This cottage where I am to stay is one of the highest of the group, and as we passed up to it through little paths among the cottages many white, wolfish-looking dogs came out and barked furiously. My host had gone on in front with my bag, and when I reached his threshold he came forward and shook hands with me again, with a finished speech of welcome. His eldest daughter, a young married woman of about twenty, who manages the house, shook hands with me also, and then, without asking if we were hungry, began making us tea in a metal teapot and frying rashers of bacon. She is a small, beautifully-formed woman, with brown hair and eyes—instead of the black hair and blue eyes that are usually found with this type in Ireland—and delicate feet and ankles that are not common in these parts, where the woman's work is so hard. Her sister, who lives in the house also, is a bonny girl of about eighteen, full of humour and spirits.

The schoolmaster made many jokes in English and Irish while the little hostess served our tea and then the kitchen filled up with young men and women—the men dressed like ordinary fishermen, the women wearing print bodices and coloured skirts, that had none of the distinction of the dress of Aran—and a polka was danced, with curious solemnity, in a whirl of dust. When it was over it was time for my companions to go back to the mainland. As soon as we came out and began to go down to the sea, a large crowd, made up of nearly all the men and women and children of the island, came down also, closely packed round us. At the edge of the cliff the young men and the schoolmaster bade me good-bye and went down the zig-zag path, leaving me alone with the islanders on the ledge of rock, where I had seen the people as we came in. I sat for a long time watching the sail of the canoe moving away to Dunquin, and talking to a young man who had spent some years in Ballyferriter, and had good English. The evening was peculiarly fine, and after a while, when the crowd had scattered, I passed up through the cottages, and walked through a boreen towards the north-west, between a few plots of potatoes and little fields of weeds that seemed to have gone out of cultivation not long ago. Beyond these I turned up a sharp, green hill, and came out suddenly on the broken edge of a cliff. The effect was wonderful. The Atlantic was right underneath; then I could see the sharp rocks of several uninhabited islands, a mile or two off, the Tearaught further away, and, on my left, the whole northern edge of this island curving round towards the west, with a steep heathery face, a thousand feet high. The whole sight of wild islands and sea was as clear and cold and brilliant as what one sees in a dream, and alive with the singularly severe glory that is in the character of this place.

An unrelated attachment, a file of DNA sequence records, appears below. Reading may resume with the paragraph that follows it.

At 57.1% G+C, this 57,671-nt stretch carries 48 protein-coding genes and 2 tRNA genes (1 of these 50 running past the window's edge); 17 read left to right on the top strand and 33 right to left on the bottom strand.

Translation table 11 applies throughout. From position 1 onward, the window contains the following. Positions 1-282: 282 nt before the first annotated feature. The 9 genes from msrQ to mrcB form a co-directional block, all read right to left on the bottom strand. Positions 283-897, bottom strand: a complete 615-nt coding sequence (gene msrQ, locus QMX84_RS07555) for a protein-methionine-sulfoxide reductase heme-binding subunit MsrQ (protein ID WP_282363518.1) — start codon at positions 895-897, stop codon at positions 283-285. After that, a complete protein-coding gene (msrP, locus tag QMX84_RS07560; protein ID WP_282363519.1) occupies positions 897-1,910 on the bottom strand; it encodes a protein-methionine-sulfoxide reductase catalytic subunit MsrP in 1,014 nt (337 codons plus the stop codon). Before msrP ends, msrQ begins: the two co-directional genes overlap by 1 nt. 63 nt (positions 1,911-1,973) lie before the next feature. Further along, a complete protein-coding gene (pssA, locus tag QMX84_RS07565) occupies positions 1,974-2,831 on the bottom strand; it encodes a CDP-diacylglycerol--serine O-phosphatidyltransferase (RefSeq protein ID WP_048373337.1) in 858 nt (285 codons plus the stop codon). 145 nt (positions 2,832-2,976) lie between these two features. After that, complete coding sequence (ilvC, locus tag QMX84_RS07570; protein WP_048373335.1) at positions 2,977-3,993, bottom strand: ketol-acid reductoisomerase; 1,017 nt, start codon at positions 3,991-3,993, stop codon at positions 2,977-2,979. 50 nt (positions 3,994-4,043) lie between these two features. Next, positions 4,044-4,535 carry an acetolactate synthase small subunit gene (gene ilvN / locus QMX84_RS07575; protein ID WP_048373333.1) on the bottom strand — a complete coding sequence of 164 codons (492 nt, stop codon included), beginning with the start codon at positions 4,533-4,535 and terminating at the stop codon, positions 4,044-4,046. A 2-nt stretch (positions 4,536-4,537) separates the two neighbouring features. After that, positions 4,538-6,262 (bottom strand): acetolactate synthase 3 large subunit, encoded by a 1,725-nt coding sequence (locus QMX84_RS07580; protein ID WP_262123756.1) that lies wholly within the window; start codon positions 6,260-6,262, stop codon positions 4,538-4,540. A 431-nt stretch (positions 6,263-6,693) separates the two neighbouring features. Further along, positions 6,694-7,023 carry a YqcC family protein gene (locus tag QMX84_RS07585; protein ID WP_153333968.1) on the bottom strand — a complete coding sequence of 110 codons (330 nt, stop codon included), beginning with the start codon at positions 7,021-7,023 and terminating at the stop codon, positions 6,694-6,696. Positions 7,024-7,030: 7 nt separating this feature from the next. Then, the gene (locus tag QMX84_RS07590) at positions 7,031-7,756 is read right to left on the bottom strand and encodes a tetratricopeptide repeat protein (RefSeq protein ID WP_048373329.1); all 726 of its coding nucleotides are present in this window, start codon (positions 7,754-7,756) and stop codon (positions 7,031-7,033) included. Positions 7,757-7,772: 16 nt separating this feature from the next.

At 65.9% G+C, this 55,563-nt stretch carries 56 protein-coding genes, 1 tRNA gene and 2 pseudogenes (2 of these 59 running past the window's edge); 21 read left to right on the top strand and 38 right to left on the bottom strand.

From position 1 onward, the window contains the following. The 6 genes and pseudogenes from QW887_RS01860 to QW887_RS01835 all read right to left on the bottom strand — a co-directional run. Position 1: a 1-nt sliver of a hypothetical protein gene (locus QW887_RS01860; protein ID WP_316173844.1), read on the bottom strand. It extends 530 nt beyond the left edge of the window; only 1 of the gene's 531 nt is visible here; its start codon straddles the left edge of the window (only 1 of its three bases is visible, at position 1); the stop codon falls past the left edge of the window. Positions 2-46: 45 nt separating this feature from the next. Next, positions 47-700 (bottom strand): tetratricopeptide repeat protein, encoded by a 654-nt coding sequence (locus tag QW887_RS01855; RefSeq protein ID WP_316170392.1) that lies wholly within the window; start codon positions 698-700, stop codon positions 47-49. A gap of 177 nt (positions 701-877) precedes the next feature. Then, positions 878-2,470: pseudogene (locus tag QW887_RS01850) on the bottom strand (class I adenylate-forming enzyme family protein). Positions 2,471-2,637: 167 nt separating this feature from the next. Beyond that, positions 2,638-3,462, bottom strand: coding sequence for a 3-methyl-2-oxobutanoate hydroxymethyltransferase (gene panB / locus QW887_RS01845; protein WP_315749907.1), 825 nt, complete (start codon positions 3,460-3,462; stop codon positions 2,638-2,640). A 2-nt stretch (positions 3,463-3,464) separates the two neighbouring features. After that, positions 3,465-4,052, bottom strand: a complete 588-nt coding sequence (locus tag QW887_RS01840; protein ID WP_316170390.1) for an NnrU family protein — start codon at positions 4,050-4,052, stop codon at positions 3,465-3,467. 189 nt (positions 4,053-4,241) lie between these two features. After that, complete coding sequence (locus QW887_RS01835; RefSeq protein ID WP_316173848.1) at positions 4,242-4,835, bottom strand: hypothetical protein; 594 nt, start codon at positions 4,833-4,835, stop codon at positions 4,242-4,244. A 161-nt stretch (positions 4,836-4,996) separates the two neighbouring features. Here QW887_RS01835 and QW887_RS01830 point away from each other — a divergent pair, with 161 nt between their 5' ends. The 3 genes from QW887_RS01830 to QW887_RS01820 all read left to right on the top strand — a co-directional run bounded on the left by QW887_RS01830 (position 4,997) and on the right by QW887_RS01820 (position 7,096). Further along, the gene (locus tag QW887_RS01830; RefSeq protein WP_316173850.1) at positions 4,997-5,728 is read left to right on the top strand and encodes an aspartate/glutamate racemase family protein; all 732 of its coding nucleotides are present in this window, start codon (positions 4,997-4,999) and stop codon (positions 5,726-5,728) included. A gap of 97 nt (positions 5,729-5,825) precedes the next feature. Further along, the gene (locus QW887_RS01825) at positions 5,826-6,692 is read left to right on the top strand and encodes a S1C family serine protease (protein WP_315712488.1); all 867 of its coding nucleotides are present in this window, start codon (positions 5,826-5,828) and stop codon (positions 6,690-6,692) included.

As I was wandering about I saw many of the younger islanders not far off jumping and putting the weight—a heavy stone—or running races on the grass. Then four girls, walking arm-in-arm, came up and talked to me in Irish. Before long they began to laugh loudly at some signs I made to eke out my meaning, and by degrees the men wandered up also, till there was a crowd round us. The cold of the night was growing stronger, however, and we soon turned back to the village, and sat round the fire in the kitchen the rest of the evening.

At eleven o'clock the people got up as one man and went away, leaving me with the little hostess—the man of the house had gone to the mainland with the young men—her husband and sister. I told them I was sleepy, and ready to go to bed; so the little hostess lighted a candle, carried it into the room beyond the kitchen, and stuck it up on the end of the bedpost of one of the beds with a few drops of grease. Then she took off her apron, and fastened it up in the window as a blind, laid another apron on the wet earthen floor for me to stand on, and left me to myself. The room had two beds, running from wall to wall with a small space between them, a chair that the little hostess had brought in, an old hair-brush that was propping the window open, and no other article. When I had been in bed for some time, I heard the host's voice in the kitchen, and a moment or two later he came in with a candle in his hand, and made a long apology for having been away the whole of my first evening on the island, holding the candle while he talked very close to my face. I told him I had been well entertained by his family and neighbours, and had hardly missed him. He went away, and half an hour later opened the door again with the iron spoon which serves to lift the latch, and came in, in a suit of white homespuns, and said he must ask me to let him stretch out in the other bed, as there was no place else for him to lie. I told him that he was welcome, and he got into the other bed and lit his pipe. Then we had a long talk about this place and America and the younger generations.